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Molly goes home and grows up
on April 15, 2007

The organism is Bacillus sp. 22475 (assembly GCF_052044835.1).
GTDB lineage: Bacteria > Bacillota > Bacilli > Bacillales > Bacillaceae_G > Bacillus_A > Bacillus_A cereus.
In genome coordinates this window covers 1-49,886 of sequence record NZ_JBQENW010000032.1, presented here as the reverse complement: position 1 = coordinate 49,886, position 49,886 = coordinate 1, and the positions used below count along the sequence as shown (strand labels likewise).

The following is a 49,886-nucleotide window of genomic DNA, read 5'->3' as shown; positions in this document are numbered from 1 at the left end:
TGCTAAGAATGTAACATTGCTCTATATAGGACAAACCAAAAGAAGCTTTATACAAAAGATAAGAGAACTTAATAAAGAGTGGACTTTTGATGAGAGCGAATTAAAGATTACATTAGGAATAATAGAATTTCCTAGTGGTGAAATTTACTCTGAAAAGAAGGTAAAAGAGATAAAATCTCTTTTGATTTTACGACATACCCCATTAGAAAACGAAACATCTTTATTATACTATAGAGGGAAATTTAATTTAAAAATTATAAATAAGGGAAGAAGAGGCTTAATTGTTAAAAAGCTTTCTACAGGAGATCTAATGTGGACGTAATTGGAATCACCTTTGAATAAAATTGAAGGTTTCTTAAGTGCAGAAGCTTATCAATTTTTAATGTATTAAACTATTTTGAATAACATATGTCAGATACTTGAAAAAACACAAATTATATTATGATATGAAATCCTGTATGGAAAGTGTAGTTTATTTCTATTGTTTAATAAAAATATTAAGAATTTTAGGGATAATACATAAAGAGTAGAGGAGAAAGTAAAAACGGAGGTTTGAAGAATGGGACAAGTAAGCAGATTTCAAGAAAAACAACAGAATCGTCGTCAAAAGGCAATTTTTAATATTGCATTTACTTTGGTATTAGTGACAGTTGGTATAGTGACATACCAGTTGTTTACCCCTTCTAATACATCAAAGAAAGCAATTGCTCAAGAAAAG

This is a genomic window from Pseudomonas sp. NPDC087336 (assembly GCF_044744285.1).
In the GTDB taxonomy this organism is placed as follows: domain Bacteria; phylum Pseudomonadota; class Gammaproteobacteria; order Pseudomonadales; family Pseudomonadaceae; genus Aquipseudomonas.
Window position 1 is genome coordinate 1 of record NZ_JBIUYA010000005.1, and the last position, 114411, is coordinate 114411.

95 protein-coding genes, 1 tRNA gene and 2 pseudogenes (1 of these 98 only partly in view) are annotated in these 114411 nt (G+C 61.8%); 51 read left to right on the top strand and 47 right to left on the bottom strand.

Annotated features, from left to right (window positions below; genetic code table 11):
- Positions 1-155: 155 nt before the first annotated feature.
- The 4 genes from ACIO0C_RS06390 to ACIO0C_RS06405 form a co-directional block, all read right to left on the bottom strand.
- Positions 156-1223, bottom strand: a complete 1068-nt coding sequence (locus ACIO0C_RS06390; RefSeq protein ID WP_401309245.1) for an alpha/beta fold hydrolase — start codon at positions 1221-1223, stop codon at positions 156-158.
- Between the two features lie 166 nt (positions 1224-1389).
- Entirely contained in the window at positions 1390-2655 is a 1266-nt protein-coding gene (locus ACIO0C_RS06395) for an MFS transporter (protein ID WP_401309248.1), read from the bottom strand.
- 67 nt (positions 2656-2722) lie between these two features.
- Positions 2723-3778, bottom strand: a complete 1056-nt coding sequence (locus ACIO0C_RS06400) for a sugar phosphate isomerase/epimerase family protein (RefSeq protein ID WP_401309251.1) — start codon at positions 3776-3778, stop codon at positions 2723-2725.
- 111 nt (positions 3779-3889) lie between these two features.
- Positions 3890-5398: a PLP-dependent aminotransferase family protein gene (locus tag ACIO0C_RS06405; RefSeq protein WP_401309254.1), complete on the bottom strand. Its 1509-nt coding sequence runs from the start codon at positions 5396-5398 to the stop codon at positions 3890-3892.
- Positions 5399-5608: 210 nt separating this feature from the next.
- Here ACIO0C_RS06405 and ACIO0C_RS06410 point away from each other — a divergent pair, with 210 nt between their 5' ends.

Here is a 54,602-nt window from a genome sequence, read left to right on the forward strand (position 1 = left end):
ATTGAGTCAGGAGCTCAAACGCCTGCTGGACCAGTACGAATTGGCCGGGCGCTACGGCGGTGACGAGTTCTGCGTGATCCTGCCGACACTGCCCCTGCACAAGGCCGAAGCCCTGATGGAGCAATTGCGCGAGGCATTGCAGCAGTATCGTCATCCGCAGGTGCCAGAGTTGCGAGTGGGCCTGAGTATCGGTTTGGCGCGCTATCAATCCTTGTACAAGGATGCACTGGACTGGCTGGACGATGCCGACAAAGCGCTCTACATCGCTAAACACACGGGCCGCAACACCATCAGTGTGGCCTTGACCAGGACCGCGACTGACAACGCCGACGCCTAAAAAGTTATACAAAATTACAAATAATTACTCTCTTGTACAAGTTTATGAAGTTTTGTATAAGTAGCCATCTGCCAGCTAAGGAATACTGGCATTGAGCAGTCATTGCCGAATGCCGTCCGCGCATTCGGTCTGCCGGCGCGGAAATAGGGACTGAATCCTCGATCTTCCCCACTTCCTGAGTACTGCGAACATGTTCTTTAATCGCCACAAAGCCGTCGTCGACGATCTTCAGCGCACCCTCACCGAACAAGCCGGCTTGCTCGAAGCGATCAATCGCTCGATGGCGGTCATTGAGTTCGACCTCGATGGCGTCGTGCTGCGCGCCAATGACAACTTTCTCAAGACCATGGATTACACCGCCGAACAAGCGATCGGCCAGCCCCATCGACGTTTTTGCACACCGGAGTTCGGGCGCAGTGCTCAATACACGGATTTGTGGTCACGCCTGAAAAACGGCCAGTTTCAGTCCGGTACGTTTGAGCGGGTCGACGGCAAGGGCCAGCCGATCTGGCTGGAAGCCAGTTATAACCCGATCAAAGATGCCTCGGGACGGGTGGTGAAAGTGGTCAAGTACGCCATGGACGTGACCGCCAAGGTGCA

In Dublin's Fair City by Rhys Bowen is the most recent book in the Molly Murphy mystery series. As often happens within a long-running series, Bowen removes Molly from her familiar environs to create new crises and advance character development. This works very well with Molly Murphy who returns home to Ireland to investigate a long-lost sister of a wealthy Irish-American theater producer. Molly needs the opportunity to get out of New York for awhile and reevaluate her feelings for her off-and-on paramour Daniel Sullivan. So she jumps at the opportunity to return to her homeland, and instead finds herself in the middle of a missing actress, a murdered maid, and the Irish movement for independence. Bowen juggles the multiple stories remarkably well and manages to ties them all together in an almost completely believable way. I love Molly's foibles and her refusal to be treated as second class. She realizes that she's not much of a detective but never gives up. She's one of the most realistic, truly human characters in cozy mysteries today. This was a fantastic read, one of those books that's hard to put down, but when I was done and preparing the review a few holes in the plausibility started showing. So it's one of those books to read and enjoy, and don't spend a lot of time thinking about later. But don't miss it, Molly Murphy (and Rhys Bowen) are truly a joy to read.